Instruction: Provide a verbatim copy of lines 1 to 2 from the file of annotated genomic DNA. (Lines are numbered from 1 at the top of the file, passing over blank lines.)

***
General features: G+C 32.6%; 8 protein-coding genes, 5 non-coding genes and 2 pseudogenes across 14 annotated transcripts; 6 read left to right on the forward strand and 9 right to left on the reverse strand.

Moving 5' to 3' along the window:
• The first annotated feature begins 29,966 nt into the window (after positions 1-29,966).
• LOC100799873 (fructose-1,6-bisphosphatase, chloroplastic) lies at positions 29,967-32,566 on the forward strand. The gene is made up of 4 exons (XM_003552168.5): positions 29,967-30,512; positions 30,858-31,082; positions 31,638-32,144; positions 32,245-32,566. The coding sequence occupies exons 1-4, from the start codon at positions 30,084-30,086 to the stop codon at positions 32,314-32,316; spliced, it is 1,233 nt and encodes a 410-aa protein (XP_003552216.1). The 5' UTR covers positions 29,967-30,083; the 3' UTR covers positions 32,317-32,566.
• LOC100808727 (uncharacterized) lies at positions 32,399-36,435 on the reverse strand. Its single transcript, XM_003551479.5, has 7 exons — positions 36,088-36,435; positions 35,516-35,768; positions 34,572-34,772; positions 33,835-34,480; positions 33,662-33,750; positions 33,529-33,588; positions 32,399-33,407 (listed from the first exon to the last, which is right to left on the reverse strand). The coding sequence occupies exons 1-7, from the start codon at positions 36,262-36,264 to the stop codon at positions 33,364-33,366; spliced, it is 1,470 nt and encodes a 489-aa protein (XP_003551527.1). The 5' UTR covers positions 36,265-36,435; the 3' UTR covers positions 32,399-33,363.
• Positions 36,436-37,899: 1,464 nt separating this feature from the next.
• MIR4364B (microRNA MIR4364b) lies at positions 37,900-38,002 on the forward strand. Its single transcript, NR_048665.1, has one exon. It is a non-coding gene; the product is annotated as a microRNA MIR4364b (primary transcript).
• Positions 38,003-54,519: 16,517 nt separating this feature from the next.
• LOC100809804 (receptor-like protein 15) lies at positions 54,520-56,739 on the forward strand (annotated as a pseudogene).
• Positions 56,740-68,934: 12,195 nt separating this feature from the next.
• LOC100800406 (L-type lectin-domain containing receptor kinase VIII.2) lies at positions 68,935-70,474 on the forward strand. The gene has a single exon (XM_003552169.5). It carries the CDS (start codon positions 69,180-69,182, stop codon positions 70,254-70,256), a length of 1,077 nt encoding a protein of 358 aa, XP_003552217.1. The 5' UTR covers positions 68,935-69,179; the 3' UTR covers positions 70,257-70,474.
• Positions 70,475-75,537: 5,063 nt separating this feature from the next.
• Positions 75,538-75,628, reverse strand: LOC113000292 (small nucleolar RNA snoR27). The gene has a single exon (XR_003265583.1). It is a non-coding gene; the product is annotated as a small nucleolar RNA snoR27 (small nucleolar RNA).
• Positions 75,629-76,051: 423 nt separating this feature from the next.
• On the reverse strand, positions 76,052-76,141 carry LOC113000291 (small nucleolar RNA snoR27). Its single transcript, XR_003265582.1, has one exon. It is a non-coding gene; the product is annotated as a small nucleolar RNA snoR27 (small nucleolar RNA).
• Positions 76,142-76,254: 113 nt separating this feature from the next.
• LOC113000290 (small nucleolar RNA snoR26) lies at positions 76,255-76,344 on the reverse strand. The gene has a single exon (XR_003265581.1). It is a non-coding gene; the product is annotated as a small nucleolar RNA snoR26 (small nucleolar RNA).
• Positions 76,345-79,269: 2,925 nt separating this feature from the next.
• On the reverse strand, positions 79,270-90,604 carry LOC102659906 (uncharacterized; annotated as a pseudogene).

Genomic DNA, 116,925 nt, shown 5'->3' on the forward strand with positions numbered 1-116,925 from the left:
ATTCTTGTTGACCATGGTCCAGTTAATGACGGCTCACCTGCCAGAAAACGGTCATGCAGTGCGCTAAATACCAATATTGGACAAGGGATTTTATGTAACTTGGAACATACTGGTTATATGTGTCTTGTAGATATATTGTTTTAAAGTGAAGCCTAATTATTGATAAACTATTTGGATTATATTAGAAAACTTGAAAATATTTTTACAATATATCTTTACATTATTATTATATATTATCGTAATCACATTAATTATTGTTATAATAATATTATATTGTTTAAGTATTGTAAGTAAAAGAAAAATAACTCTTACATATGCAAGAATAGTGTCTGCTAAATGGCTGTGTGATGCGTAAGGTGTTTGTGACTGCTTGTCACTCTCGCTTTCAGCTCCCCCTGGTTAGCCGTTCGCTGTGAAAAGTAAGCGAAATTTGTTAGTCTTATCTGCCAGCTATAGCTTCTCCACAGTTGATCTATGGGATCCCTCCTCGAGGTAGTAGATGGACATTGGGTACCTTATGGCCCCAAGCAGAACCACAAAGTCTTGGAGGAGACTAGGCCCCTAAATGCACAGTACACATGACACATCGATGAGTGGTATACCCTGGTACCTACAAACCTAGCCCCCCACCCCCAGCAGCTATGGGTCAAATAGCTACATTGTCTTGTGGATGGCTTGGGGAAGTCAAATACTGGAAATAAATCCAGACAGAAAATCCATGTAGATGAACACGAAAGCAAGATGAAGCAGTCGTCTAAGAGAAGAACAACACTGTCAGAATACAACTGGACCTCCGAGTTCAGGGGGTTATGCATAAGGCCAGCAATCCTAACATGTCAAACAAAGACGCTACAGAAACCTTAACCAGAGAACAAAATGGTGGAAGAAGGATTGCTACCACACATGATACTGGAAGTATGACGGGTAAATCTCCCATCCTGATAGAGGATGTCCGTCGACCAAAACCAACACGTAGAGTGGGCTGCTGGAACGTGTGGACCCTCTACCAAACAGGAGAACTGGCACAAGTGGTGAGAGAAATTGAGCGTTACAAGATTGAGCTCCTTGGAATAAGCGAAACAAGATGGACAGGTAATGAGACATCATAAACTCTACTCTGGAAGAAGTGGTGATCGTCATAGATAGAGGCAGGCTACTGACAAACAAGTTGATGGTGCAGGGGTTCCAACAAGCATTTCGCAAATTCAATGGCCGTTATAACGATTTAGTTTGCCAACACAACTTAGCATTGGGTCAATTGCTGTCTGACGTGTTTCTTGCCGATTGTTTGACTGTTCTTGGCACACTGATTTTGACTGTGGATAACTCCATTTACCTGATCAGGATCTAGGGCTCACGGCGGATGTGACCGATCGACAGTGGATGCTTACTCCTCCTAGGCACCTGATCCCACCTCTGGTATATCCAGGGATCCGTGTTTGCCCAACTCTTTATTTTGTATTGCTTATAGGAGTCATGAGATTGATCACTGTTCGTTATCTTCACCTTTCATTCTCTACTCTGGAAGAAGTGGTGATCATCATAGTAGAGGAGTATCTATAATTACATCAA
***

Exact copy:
General features: G+C 32.6%; 8 protein-coding genes, 5 non-coding genes and 2 pseudogenes across 14 annotated transcripts; 6 read left to right on the forward strand and 9 right to left on the reverse strand.

Moving 5' to 3' along the window: